Woods' Weekly

Woods' Weekly

Woods' Weekly is written by Superintendent Brian T. Woods and is sent to Northside ISD staff every Monday to keep them updated on local and state education issues.

April 2, 2018  

Good morning!  I hope you had a nice, slightly longer, Easter weekend.  What a beautiful weekend in San Antonio.  I can’t imagine how jealous those in town for the Final Four must be of our Spring weather!  I want to give a quick reminder that the last day to register to vote in NISD bond election is this Thursday 4/5.  The bond election will be very important to our District and I encourage you to register to vote, make sure that others you know are registered and make your voice heard in this election.

Last weekend, the Stevens HS Varsity Winterguard won the TCGC Area Championship. The group remained undefeated in TCGC competition this season and will advance to the State Championships next weekend. Congratulations to their instructors, Michael Cortes and MarQuise Prince-Salone, and all of the colorguard students at Stevens! 

We hear a lot these days about some of the wealthiest Americans entering the education space by supporting charter schools and other privatization schemes.  A recent Washington Post article profiles a billionaire who has a completely different take.  Ted Dintersmith, a successful venture capitalist, has visited schools in all 50 states in an attempt to understand the dynamics that drive these important institutions.  He actually asked teachers how schools could get better.  Imagine that…asking the experts…  His recommendations for improvement have nothing to do with standardized testing.  In a post about an upcoming book, Dintersmith highlighted these findings from his travels:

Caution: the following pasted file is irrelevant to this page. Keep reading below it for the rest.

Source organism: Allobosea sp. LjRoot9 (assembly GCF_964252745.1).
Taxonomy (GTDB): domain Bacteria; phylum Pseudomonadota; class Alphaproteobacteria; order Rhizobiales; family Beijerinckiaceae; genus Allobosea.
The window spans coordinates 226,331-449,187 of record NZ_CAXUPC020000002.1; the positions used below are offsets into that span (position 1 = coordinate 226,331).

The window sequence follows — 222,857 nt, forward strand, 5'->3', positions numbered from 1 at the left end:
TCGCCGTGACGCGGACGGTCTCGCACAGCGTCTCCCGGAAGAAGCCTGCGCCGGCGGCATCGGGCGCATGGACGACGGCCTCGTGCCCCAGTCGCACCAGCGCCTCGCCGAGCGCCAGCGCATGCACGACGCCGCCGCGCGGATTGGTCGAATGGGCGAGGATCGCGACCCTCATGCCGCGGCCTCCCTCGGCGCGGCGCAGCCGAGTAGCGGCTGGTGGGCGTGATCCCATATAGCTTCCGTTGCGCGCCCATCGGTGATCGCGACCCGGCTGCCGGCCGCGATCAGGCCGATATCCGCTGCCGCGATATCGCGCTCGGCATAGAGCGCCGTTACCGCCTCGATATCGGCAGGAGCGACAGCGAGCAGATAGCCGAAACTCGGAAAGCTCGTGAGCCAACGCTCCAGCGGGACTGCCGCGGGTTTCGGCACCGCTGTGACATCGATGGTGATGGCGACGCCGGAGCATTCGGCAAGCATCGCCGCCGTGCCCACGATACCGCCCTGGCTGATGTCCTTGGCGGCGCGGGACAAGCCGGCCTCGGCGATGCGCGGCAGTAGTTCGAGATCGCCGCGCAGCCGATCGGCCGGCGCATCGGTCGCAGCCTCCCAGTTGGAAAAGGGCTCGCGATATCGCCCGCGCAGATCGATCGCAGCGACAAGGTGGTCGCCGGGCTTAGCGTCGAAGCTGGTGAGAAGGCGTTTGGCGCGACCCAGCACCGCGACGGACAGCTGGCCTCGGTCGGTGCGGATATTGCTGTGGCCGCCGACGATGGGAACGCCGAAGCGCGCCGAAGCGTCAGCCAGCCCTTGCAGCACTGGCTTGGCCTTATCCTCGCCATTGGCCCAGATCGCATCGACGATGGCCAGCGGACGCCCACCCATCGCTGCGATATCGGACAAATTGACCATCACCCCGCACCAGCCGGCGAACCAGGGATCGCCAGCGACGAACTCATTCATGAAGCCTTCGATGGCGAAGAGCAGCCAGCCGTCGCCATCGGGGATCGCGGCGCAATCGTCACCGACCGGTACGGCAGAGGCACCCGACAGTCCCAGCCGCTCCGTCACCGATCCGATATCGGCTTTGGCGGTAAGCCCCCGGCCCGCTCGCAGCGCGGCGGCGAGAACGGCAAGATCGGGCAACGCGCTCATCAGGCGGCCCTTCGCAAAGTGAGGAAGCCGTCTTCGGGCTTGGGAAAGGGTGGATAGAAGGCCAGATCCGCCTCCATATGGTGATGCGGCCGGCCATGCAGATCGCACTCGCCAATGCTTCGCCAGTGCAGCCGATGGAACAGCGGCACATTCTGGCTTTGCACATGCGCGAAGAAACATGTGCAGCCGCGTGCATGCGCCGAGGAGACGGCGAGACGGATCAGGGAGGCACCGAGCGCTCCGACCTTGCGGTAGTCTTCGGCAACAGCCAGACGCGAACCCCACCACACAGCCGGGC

• “America’s teachers are passionate and committed.  They care.”  However, “Many are distressed, even in tears. Like troops fighting an unwinnable war, our teachers know they’re being held accountable to tests that don’t reflect real learning, nor lead to important competencies. We are demoralizing our teaching force…”
  • “I was blown away by the many inspiring examples of great innovation I encountered…” and that ”Students have voice in creating initiatives and in defining their path forward. Teachers are trusted, and students approach schoolwork with a sense of purpose.”
  • “I didn’t find charter schools to be, on balance, more innovative than public schools.”
  • “Fourth, we fail to appreciate the heavy price our students and our teachers pay when we insist, “We have to be able to measure it.”’
  • “In U.S. education, nonexperts tell experts what to do.  Priorities are set by legislators, billionaires, textbook and testing executives, college admissions officers and education bureaucrats.  These forces, perhaps unintentionally, impede real change in our schools.  They push kids to study what’s easy to measure, not what’s important to learn.”

The last point is particularly profound.  We often read about the difference between American education performance and that of other developed nations.  There are many reasons for that difference, but none greater than the point made here.  In spite of these “nonexperts” we need to continue the critical work to ‘transform’ our schools into learning organizations that are student centered rather than ‘reform’ them into standardized testing factories.  There are many other interesting conclusions that I think you would enjoy.  The entire article can be found at: https://www.washingtonpost.com/news/answer-sheet

Finally, I was proud to see how NISD staff generously supported the United Way campaign!  Due to hurricane recovery efforts last fall, the District chose to postpone the campaign to last month.  The total raised was about $156,000.  Thanks you for contributing to such a worthy organization.  


Have a great week!